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Two Guys In Paris Aim To Charm The World Into Climate Action

NPR News - Sun, 2015-05-10 23:24

It's a nightmarish job: No exercise or fresh air and little food and sleep for days at a time, all in an effort to convince 200 countries to save Earth's climate and the planet. Can they do it?

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For Headache Pain, A Lifestyle Change May Be Better Than a Doctor Visit

NPR News - Sun, 2015-05-10 23:22

Each year more than 12 million Americans go to the doctor because of severe, chronic headaches. Many are sent for expensive tests. Researchers say all this testing isn't doing people much good.

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Hundreds Of Rohingya Refugees Rescued At Sea After Fleeing Myanmar

NPR News - Sun, 2015-05-10 11:14

The Muslim minority has long been persecuted in the country also known as Burma. Many Bangladeshis were also rescued.

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Raul Castro Says Pope Inspiring Him To Return To Church

NPR News - Sun, 2015-05-10 09:24

The Cuban leader, who went to Jesuit schools as a child, says he might "resume praying and turn to the Church again" if Francis "continues in this vein."

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Yemen's Houthis Agree To 5-Day Cease-Fire To Allow Humanitarian Aid

NPR News - Sun, 2015-05-10 06:59

The temporary truce comes amid an upsurge in Saudi-led airstrikes, including one in the capital that hit the private residence of former President Ali Abdullah Saleh, said to be a rebel ally.

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Coming Soon To A Highway Near You: A Semi Truck With A Brain

NPR News - Sun, 2015-05-10 06:06

Self-driving cars are hot news, with Google and others showing off their latest innovations. Now expand that concept from four to 18 wheels, and you get the Freightliner Inspiration.

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Tornadoes Hit Texas As Tropical Storm Ana Makes Landfall In S.C.

NPR News - Sun, 2015-05-10 05:10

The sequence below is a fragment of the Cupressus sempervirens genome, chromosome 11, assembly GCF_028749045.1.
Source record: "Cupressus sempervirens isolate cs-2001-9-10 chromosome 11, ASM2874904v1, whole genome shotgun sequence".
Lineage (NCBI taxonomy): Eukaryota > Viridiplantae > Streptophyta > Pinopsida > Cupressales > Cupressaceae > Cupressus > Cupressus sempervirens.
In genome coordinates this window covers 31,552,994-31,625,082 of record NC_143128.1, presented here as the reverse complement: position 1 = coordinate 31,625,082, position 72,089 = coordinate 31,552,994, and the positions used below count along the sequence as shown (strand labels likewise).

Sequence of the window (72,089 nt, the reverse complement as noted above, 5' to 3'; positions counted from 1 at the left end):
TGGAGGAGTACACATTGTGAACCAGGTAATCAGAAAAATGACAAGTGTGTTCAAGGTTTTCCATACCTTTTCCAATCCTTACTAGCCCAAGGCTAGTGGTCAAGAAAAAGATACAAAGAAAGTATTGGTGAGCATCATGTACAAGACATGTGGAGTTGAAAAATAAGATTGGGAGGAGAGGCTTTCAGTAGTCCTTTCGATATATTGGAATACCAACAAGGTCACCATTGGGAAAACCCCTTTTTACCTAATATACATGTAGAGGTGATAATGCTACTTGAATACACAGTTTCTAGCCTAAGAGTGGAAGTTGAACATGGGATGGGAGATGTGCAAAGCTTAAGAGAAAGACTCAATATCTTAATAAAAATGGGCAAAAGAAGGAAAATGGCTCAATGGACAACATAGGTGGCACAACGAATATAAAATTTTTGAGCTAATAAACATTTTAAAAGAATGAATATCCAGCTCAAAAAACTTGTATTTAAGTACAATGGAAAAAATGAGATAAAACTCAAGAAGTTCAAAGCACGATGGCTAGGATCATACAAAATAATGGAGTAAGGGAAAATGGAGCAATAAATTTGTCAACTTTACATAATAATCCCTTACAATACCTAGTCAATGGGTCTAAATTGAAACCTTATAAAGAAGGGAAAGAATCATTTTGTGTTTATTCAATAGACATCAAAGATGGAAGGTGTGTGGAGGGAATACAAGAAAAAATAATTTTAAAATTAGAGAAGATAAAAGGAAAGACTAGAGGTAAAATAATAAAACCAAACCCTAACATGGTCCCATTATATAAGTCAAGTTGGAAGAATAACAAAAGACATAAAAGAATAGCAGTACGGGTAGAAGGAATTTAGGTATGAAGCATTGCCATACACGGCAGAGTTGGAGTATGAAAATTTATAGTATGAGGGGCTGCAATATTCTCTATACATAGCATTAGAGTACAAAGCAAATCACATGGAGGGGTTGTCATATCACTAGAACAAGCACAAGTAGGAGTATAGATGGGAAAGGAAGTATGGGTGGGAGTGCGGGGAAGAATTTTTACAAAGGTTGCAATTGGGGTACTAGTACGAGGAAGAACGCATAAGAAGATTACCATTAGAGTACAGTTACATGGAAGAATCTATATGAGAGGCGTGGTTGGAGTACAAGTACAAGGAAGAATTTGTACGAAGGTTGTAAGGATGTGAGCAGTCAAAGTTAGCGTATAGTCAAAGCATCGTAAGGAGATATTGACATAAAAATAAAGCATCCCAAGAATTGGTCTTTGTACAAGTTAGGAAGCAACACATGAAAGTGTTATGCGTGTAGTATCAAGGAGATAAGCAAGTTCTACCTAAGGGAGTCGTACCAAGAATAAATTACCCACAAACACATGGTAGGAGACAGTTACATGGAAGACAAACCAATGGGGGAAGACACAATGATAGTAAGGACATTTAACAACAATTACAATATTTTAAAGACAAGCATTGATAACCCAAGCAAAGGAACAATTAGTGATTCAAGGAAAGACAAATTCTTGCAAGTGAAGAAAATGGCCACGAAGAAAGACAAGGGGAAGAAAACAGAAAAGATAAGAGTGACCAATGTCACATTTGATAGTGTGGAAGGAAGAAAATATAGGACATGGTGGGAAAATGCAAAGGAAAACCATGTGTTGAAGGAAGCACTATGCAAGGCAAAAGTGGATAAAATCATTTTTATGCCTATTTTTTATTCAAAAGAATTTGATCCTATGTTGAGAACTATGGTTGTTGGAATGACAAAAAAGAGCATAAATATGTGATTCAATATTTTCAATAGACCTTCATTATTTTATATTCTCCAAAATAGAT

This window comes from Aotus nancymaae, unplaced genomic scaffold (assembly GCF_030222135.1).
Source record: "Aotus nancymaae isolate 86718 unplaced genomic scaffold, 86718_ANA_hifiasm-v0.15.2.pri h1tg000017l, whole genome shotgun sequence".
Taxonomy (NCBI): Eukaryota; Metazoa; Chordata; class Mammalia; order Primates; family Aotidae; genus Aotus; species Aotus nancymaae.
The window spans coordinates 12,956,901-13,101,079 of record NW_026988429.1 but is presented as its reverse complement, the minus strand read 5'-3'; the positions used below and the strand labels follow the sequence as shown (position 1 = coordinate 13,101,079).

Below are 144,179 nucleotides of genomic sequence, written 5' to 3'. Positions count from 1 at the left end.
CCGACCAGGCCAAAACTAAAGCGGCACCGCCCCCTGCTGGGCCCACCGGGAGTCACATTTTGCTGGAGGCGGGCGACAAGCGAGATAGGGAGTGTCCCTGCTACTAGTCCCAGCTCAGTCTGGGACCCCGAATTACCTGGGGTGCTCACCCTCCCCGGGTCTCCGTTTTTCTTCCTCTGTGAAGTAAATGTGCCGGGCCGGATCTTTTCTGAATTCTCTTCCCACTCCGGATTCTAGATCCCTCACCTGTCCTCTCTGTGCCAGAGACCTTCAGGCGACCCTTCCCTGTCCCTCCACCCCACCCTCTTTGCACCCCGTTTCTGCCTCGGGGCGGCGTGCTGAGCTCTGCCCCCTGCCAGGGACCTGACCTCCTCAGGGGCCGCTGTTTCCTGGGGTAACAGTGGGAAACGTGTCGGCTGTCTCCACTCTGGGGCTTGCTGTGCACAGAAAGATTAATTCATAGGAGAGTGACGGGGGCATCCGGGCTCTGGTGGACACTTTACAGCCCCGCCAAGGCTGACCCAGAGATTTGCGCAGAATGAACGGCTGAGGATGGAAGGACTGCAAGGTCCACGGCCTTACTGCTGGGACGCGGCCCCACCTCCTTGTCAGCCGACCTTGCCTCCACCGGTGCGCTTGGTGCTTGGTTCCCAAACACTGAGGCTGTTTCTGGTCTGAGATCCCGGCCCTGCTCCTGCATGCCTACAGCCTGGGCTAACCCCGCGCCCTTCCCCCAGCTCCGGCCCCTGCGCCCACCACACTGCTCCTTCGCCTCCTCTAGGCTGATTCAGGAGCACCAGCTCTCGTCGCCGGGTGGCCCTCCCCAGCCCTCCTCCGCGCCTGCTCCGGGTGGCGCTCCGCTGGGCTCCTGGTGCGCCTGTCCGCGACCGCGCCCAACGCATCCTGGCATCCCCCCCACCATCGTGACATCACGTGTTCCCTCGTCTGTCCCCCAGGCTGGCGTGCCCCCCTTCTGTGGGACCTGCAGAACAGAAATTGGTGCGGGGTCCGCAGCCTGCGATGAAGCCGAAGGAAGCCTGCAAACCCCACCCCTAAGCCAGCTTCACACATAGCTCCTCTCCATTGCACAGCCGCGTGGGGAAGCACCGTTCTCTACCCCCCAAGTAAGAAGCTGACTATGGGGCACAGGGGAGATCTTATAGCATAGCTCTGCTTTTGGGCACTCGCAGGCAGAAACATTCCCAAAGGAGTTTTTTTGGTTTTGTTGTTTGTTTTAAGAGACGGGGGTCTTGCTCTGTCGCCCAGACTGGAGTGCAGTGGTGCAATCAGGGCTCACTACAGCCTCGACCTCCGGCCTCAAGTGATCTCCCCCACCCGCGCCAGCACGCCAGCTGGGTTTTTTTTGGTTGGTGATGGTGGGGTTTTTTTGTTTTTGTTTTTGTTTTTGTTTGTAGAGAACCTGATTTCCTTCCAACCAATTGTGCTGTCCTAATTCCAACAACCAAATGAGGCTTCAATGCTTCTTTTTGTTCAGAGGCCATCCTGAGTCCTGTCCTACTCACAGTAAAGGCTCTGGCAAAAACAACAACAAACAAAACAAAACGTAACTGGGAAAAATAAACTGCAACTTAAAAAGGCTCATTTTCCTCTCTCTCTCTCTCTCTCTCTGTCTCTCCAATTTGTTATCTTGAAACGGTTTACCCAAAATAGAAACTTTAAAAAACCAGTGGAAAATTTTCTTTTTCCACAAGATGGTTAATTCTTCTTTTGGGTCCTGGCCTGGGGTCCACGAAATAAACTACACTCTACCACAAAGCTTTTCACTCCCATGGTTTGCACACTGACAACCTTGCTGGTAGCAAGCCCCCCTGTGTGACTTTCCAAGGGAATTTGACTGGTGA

At least one person is dead and others still missing in Texas. Meanwhile, near Myrtle Beach, a weakening Ana has stormed ashore.

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2 Suspects In Custody Following Fatal Shooting Of Mississippi Officers

NPR News - Sun, 2015-05-10 04:06

The suspects were arrested after a manhunt that followed the deaths of Hattiesburg police officers Benjamin Deen and Liquori Tate.

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So You Want To Be A Great Mother? Ask A Village Mom For Advice

NPR News - Sun, 2015-05-10 03:03

Mothers love their kids like crazy! Our man in India knows from firsthand experience. To find out what it takes to be a crazy loving amma, he interviewed moms in his village.

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Counting Poor Students Is Getting Harder

NPR News - Sun, 2015-05-10 02:53

Changes to the Free and Reduced-Price Lunch program undermine a long-used measurement for child poverty.

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Can Volleyball Fight Crime? East Palo Alto Says, 'Game On'

NPR News - Sun, 2015-05-10 01:51

A California city with a crime problem — shootings, drug dealing and gang activity — finds that getting more kids and cops playing sports together regularly in the park can make a big difference.

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Political Postcard: Still Love For Bill Clinton In A Place Called Hope

NPR News - Sat, 2015-05-09 20:14

Bill Clinton won Arkansas twice when he ran for president. The state's politics have taken a dramatic turn to the right since, but some in his hometown like the idea of Clinton as First Gentleman.